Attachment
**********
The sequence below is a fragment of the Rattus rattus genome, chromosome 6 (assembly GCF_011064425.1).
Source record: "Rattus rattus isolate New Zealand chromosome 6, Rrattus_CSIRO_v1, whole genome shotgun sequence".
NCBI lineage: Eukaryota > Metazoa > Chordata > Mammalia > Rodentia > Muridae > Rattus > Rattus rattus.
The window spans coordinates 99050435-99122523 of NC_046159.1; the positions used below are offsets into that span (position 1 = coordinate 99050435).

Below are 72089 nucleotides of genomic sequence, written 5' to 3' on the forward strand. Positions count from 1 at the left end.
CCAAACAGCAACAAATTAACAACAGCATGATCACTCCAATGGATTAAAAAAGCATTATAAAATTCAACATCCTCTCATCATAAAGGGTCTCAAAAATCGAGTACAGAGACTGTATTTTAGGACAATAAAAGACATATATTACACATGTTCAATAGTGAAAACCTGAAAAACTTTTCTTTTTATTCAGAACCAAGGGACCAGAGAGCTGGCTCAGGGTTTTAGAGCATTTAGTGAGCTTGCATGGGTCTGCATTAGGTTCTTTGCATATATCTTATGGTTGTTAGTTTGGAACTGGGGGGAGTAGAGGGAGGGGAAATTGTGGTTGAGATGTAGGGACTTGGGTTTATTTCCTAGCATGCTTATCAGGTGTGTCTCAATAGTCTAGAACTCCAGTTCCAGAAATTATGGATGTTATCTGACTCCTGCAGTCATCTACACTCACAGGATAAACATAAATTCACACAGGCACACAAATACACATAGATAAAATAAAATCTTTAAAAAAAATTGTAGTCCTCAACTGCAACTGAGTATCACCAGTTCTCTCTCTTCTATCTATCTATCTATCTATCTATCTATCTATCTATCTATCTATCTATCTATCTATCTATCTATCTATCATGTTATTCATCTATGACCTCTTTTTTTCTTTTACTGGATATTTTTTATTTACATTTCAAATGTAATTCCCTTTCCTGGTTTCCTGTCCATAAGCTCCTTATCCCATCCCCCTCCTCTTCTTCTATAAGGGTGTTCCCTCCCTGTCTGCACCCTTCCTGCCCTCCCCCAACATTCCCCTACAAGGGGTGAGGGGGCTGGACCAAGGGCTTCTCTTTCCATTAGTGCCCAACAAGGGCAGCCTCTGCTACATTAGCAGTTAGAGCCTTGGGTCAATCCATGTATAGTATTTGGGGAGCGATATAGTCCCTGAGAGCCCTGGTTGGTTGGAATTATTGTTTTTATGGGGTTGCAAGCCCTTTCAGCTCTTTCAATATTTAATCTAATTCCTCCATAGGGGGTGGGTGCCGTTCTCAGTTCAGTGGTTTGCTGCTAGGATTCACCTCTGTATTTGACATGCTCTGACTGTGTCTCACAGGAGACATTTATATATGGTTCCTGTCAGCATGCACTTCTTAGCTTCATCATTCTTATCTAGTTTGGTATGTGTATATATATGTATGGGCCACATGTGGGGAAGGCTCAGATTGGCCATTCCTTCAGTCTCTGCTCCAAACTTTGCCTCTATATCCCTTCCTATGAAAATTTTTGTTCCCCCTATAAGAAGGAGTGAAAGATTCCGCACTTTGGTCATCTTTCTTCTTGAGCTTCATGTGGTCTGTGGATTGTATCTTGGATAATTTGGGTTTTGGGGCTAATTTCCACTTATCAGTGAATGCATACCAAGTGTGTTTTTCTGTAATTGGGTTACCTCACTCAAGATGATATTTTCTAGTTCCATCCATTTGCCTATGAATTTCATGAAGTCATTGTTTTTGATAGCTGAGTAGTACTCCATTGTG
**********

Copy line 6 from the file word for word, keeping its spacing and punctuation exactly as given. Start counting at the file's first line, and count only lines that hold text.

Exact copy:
CCAAACAGCAACAAATTAACAACAGCATGATCACTCCAATGGATTAAAAAAGCATTATAAAATTCAACATCCTCTCATCATAAAGGGTCTCAAAAATCGAGTACAGAGACTGTATTTTAGGACAATAAAAGACATATATTACACATGTTCAATAGTGAAAACCTGAAAAACTTTTCTTTTTATTCAGAACCAAGGGACCAGAGAGCTGGCTCAGGGTTTTAGAGCATTTAGTGAGCTTGCATGGGTCTGCATTAGGTTCTTTGCATATATCTTATGGTTGTTAGTTTGGAACTGGGGGGAGTAGAGGGAGGGGAAATTGTGGTTGAGATGTAGGGACTTGGGTTTATTTCCTAGCATGCTTATCAGGTGTGTCTCAATAGTCTAGAACTCCAGTTCCAGAAATTATGGATGTTATCTGACTCCTGCAGTCATCTACACTCACAGGATAAACATAAATTCACACAGGCACACAAATACACATAGATAAAATAAAATCTTTAAAAAAAATTGTAGTCCTCAACTGCAACTGAGTATCACCAGTTCTCTCTCTTCTATCTATCTATCTATCTATCTATCTATCTATCTATCTATCTATCTATCTATCTATCTATCTATCTATCATGTTATTCATCTATGACCTCTTTTTTTCTTTTACTGGATATTTTTTATTTACATTTCAAATGTAATTCCCTTTCCTGGTTTCCTGTCCATAAGCTCCTTATCCCATCCCCCTCCTCTTCTTCTATAAGGGTGTTCCCTCCCTGTCTGCACCCTTCCTGCCCTCCCCCAACATTCCCCTACAAGGGGTGAGGGGGCTGGACCAAGGGCTTCTCTTTCCATTAGTGCCCAACAAGGGCAGCCTCTGCTACATTAGCAGTTAGAGCCTTGGGTCAATCCATGTATAGTATTTGGGGAGCGATATAGTCCCTGAGAGCCCTGGTTGGTTGGAATTATTGTTTTTATGGGGTTGCAAGCCCTTTCAGCTCTTTCAATATTTAATCTAATTCCTCCATAGGGGGTGGGTGCCGTTCTCAGTTCAGTGGTTTGCTGCTAGGATTCACCTCTGTATTTGACATGCTCTGACTGTGTCTCACAGGAGACATTTATATATGGTTCCTGTCAGCATGCACTTCTTAGCTTCATCATTCTTATCTAGTTTGGTATGTGTATATATATGTATGGGCCACATGTGGGGAAGGCTCAGATTGGCCATTCCTTCAGTCTCTGCTCCAAACTTTGCCTCTATATCCCTTCCTATGAAAATTTTTGTTCCCCCTATAAGAAGGAGTGAAAGATTCCGCACTTTGGTCATCTTTCTTCTTGAGCTTCATGTGGTCTGTGGATTGTATCTTGGATAATTTGGGTTTTGGGGCTAATTTCCACTTATCAGTGAATGCATACCAAGTGTGTTTTTCTGTAATTGGGTTACCTCACTCAAGATGATATTTTCTAGTTCCATCCATTTGCCTATGAATTTCATGAAGTCATTGTTTTTGATAGCTGAGTAGTACTCCATTGTG